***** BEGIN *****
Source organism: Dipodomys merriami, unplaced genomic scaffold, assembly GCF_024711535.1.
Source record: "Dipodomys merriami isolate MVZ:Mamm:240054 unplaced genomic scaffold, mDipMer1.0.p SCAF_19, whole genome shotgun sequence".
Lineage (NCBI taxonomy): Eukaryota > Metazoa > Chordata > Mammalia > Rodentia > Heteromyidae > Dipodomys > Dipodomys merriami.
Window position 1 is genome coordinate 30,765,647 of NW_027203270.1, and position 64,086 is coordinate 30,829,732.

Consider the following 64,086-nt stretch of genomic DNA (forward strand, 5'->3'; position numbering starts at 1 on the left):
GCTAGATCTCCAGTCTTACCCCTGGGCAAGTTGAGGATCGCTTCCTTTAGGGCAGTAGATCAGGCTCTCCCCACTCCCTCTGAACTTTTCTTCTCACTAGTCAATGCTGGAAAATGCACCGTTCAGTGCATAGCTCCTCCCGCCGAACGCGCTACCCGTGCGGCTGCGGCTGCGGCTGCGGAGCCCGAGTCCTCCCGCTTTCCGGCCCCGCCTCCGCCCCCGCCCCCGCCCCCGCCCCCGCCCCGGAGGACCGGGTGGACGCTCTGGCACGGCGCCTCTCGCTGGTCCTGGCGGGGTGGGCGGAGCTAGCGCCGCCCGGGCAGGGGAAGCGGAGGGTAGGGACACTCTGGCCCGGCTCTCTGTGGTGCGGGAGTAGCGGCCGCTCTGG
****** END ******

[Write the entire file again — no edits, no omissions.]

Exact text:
Source organism: Dipodomys merriami, unplaced genomic scaffold, assembly GCF_024711535.1.
Source record: "Dipodomys merriami isolate MVZ:Mamm:240054 unplaced genomic scaffold, mDipMer1.0.p SCAF_19, whole genome shotgun sequence".
Lineage (NCBI taxonomy): Eukaryota > Metazoa > Chordata > Mammalia > Rodentia > Heteromyidae > Dipodomys > Dipodomys merriami.
Window position 1 is genome coordinate 30,765,647 of NW_027203270.1, and position 64,086 is coordinate 30,829,732.

Consider the following 64,086-nt stretch of genomic DNA (forward strand, 5'->3'; position numbering starts at 1 on the left):
GCTAGATCTCCAGTCTTACCCCTGGGCAAGTTGAGGATCGCTTCCTTTAGGGCAGTAGATCAGGCTCTCCCCACTCCCTCTGAACTTTTCTTCTCACTAGTCAATGCTGGAAAATGCACCGTTCAGTGCATAGCTCCTCCCGCCGAACGCGCTACCCGTGCGGCTGCGGCTGCGGCTGCGGAGCCCGAGTCCTCCCGCTTTCCGGCCCCGCCTCCGCCCCCGCCCCCGCCCCCGCCCCCGCCCCGGAGGACCGGGTGGACGCTCTGGCACGGCGCCTCTCGCTGGTCCTGGCGGGGTGGGCGGAGCTAGCGCCGCCCGGGCAGGGGAAGCGGAGGGTAGGGACACTCTGGCCCGGCTCTCTGTGGTGCGGGAGTAGCGGCCGCTCTGG